On July 15th and 16th at an upscale resort off the coast of Bali, executives from some of the companies that represent the two main threats to the survival of orangutans, deforestation for pulp & paper and palm oil expansion, converged with Indonesian and Malaysian government officials as well as NGOs. The topic of discussion? “Man of the Forest: Orangutan and the Future of Humanity.” As Deborah Bassett writes in her moving report back on the conference, this highly sophisticated species whose DNA is 97 percent similar to homo sapiens will be the first great ape to become extinct if urgent action is not immediately taken.
The outcome of the international stakeholders conference organized by the Indonesian Forestry Ministry is representative of the major challenges associated with protecting Indonesian rainforests and the fragile species depending on their health for survival. Corporate executives won’t make concrete commitments in favor of business as usual. Meanwhile, environmental, human and animal rights activists are rallying stronger than ever to turn the tides for the fate of the forests by releasing powerful investigative reports calling out companies and through direct action. But instead of acknowledging the role their industry plays in destruction and addressing concerns head-on, marketing bodies for the palm oil & paper industry have tended to expend efforts on denial and greenwashing as Rhett Butler beautifully highlights in his recent article:
“Yusof Basiron, CEO of the Malaysian Palm Oil Council — the government-backed marketing arm of the Malaysian palm oil industry — has gone so far as to claim that endangered orangutans benefit from living in proximity to oil palm plantations. Environmentalists scoff at the notion, maintaining that oil palm expansion is one of the greatest threats to orangutans.”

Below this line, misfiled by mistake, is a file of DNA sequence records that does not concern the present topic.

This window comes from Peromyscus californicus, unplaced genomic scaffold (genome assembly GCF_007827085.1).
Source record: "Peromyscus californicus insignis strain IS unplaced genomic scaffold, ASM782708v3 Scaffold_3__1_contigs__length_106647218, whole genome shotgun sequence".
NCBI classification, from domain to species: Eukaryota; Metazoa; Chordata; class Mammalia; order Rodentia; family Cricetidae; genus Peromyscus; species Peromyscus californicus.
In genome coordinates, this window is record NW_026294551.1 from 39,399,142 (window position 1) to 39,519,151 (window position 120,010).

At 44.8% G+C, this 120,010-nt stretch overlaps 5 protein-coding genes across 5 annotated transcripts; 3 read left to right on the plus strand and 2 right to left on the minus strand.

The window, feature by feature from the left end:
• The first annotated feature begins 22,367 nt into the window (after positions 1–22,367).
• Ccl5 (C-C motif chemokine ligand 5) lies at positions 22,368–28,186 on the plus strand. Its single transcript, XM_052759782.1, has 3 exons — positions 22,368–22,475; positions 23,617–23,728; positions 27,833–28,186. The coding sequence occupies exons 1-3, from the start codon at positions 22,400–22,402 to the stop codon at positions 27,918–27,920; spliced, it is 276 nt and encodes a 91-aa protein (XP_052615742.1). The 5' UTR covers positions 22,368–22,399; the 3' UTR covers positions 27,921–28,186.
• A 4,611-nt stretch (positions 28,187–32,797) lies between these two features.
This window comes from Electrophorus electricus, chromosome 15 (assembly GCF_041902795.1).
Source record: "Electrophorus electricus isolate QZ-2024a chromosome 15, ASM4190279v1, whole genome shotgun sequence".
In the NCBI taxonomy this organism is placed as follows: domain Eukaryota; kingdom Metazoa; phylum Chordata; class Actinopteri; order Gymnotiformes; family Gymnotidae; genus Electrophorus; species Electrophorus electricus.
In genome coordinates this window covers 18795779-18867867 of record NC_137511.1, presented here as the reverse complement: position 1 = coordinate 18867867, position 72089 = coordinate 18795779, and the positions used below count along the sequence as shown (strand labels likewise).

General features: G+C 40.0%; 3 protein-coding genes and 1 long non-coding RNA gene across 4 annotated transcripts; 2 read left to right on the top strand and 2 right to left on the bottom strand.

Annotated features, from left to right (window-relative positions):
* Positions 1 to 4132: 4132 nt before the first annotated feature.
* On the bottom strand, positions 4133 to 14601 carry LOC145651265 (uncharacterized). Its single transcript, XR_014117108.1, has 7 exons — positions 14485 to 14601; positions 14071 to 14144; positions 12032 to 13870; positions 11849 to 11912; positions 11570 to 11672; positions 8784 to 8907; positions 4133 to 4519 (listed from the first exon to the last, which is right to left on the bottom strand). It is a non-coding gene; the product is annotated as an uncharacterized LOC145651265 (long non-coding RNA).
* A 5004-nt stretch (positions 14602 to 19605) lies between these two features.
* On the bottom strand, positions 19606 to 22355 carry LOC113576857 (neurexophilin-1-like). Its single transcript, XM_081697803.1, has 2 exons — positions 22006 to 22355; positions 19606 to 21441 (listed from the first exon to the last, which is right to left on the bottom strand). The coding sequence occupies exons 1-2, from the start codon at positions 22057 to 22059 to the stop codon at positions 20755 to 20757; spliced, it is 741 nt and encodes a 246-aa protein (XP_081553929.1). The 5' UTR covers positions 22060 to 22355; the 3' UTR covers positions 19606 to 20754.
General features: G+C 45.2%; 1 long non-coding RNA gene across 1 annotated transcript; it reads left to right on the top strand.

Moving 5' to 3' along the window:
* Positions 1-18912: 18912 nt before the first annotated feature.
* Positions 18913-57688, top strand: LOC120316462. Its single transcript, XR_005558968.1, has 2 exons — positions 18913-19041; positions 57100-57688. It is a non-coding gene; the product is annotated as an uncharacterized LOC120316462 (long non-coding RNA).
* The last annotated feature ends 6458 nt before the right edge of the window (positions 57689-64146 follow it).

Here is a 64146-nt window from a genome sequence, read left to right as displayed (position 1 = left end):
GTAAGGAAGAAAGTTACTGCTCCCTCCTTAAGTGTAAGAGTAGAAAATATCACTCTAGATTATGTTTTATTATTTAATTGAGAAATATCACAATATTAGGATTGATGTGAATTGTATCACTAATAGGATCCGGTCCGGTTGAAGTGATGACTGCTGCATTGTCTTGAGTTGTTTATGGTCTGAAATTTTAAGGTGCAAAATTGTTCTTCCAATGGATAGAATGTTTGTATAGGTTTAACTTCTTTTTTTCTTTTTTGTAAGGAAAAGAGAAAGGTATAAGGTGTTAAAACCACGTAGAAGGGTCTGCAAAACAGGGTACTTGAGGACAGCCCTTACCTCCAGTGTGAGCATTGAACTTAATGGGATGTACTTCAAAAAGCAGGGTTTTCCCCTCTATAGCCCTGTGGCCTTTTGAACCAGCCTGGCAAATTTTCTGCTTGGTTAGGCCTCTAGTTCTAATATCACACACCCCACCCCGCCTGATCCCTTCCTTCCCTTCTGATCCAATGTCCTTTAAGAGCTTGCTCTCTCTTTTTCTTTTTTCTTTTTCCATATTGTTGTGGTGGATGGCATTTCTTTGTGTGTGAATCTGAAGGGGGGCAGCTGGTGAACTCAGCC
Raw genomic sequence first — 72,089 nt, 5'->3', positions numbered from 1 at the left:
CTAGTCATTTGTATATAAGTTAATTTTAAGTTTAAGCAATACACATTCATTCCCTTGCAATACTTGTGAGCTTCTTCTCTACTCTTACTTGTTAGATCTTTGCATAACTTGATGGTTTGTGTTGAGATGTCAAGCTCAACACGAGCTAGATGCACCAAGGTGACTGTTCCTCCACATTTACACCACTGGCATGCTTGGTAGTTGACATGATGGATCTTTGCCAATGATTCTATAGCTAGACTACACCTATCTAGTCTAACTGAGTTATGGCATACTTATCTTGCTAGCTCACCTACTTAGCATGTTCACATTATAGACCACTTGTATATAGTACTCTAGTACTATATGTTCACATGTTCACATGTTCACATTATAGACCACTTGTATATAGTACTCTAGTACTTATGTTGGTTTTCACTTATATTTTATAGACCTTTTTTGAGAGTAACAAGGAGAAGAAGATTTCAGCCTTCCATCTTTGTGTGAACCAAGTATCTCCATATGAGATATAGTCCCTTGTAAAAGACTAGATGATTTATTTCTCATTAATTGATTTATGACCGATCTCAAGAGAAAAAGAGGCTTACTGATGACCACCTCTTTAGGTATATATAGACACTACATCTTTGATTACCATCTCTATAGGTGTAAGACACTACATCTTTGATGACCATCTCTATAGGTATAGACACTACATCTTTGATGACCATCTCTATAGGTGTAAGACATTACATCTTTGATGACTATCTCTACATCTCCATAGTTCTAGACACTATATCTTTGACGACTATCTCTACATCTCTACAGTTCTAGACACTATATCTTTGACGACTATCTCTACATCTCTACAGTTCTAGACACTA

The looming issue of how we’re going to implement safeguards for the protection of Indonesia’s remaining forests, forest peoples & endangered wildlife is a hot topic these days, as the clock ticks and the sands of time run out. At another recent convergence, the Oslo Climate and Forest Conference, government officials devised the Indonesia-Norway Agreement that offers the hope of a two-year moratorium on deforestation, devised to keep the remaining forests intact, but even such proposals are too weak to ensure the fate of orangutans. Why? The palm oil industry will be allowed to continue business as usual. As Norman Jiwan of Sawit Watch wrote in a powerful Jakarta Post opinion piece, “there are already around 26.7 million hectares of land for oil palm plantations in 23 provinces that will be exempted from the two year moratorium.” Too little too late?
“Unfortunately, patience is something that these gentle forest dwellers may not be able to afford much longer,” reports Deborah Bassett. “Every minute, an area of forest the size of ten football fields is lost in Indonesia with wild orangutans disappearing at a rate of 2,000 per year. In a 2007 United Nations report, ‘The Last Stand of the Orangutan: State of Emergency,’ orangutans were given a sentence of 5 years before extinction in the wild.”
So, what are you going to do? Now more than ever, we need you in this fight. What’s at stake is too important. I urge you to please join us and take action before it’s too late!